As Lt. Governor, Glenn Davis Would Make Jobs His Priority
The youthful 42-year-old bounded up the steps to Rowe’s Restaurant with a big smile on his face as he extended an outstretched hand. Delegate Glenn Davis was in the house and we were about to sit down to talk about 2017 and his campaign for lieutenant governor.
He had caught my attention during the Republican State Convention held in Harrisonburg in April after announcing in March that he would seek the Republican nomination for LG. I did a little research and liked what I found.
When we met this week in Staunton, to say we had a good discussion was an understatement because it was an easy conversation, a back-and-forth about all the issues that are on the plate of Virginia citizens, and a chance to find out more about this candidate.
So who is Glenn Davis, besides being a ball of energy?
Currently representing the 84th House District in the Virginia Beach area as a member of the Virginia House of Delegates, he had discovered his passion for politics in college, putting his debate skills to use while an active member of the College Republicans.
His instinct for business began with his first venture as a telecom provider in his one-bedroom apartment, and was recognized in 2007 by Inc. Magazine as one of the fastest growing IT companies in America. A humble man, Davis didn’t talk about that early achievement but I discovered it while researching him.
That and other business successes over the years offered the opportunity to pursue public office which provided a legislative path to implementing some of his ideas and solutions through governing. His genuine enthusiasm shows as he talks about what he has been able to achieve during his short time in the legislature.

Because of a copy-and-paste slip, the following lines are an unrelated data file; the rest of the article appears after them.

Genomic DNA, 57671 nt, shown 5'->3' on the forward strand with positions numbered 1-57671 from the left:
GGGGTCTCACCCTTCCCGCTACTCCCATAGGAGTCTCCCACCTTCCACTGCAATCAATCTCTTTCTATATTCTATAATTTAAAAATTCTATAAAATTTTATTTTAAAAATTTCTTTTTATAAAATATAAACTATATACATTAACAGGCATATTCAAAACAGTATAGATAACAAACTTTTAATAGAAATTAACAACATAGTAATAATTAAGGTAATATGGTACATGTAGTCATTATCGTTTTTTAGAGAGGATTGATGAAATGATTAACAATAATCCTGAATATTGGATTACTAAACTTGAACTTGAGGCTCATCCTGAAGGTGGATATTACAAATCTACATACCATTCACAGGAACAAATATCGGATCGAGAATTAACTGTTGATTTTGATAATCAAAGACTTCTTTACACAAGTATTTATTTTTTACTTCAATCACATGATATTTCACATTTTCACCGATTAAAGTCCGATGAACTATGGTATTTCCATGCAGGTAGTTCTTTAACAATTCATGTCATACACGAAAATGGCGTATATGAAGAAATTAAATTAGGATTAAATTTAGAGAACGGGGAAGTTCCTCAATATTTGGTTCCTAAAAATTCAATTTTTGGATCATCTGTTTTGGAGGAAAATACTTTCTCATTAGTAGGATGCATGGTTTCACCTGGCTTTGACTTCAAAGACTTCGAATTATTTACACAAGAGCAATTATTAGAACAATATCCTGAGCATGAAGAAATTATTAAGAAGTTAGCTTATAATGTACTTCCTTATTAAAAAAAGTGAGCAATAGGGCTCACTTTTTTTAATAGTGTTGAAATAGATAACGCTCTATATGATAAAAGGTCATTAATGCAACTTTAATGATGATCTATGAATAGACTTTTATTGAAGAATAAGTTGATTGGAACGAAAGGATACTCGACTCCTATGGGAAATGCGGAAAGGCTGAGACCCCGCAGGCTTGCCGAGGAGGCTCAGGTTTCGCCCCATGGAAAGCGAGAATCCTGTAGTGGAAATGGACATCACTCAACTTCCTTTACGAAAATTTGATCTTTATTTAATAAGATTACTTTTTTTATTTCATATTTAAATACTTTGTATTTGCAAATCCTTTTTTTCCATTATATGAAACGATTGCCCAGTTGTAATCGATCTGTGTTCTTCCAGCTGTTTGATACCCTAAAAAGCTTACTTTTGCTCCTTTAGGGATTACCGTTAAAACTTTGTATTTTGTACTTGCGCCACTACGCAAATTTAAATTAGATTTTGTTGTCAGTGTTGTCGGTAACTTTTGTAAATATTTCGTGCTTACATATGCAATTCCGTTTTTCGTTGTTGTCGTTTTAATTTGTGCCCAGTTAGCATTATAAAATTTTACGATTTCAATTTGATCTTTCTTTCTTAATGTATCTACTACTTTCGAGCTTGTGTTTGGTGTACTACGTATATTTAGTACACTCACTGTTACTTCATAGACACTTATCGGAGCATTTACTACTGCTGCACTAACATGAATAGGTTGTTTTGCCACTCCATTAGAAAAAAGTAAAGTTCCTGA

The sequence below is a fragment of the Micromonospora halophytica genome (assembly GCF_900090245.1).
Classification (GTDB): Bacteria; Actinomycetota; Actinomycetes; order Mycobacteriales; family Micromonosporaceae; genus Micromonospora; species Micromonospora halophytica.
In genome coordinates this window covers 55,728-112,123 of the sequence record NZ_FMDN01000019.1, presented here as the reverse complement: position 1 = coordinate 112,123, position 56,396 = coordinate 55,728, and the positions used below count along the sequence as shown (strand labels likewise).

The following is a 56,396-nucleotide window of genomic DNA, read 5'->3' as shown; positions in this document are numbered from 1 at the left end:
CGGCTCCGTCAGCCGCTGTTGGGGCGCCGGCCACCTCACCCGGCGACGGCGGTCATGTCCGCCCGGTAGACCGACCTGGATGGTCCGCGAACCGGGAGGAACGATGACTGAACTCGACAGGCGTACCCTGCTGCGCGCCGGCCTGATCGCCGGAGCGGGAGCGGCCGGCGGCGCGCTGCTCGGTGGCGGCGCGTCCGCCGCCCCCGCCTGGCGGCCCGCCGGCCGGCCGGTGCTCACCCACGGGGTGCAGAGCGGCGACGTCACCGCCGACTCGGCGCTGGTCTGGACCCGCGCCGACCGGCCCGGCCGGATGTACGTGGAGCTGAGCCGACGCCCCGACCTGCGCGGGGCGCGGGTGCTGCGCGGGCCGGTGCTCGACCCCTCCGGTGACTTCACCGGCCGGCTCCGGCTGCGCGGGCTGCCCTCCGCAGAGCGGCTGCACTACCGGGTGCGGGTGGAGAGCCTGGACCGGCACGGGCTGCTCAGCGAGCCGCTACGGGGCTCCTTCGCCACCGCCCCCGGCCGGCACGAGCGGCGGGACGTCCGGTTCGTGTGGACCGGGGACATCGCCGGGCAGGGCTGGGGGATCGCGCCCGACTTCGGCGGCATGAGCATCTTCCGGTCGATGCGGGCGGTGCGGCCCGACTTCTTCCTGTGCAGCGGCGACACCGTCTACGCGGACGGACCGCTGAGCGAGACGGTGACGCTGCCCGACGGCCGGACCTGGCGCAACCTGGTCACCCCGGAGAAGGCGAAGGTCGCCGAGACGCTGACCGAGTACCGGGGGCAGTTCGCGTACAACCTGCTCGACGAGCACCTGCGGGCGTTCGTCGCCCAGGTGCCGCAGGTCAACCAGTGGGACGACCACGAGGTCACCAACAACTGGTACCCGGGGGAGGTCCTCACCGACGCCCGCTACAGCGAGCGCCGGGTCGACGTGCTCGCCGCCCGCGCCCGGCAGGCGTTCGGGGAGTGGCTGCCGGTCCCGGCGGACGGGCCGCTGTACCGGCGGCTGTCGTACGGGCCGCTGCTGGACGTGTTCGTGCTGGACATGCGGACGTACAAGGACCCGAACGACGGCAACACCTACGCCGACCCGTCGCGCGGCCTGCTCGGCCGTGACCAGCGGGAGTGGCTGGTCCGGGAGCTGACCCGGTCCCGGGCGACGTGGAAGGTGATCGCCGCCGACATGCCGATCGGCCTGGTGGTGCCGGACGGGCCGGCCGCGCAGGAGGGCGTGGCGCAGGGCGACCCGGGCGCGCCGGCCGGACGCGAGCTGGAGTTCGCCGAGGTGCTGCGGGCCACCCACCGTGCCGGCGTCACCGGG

After his time working as a legislative aide in the General Assembly in the 1990s, he was elected to the Virginia Beach City Council and then, in 2013, he ran for the House of Delegates and is currently in his second term.
Something else I discovered while researching was his work in the community where he has been active in his desire to give back. Two of those interests have seen him serving as a board member of a public charter school, and providing leadership as chairman and classroom volunteer for Junior Achievement, that organization that works with businesses to teach students in K-12 entrepreneurship along with financial and workforce skills.
What would Glenn Davis offer in elected office at the state level? More than anything he feels that his biggest contribution as lieutenant governor would be finding ways to provide jobs for Virginians who are out of work. “I’m running because too many Virginians are unemployed, under employed or stuck in part time jobs desperate for full time work,” he said in March.
Indeed, he has a record of providing employment opportunities in the private sector. As a telecommunications management entrepreneur and business owner, he talks business with the knowledge and enthusiasm of a chef talking food. He is very much a solutions-oriented legislator who wants to see employers not only survive but thrive right here in Virginia.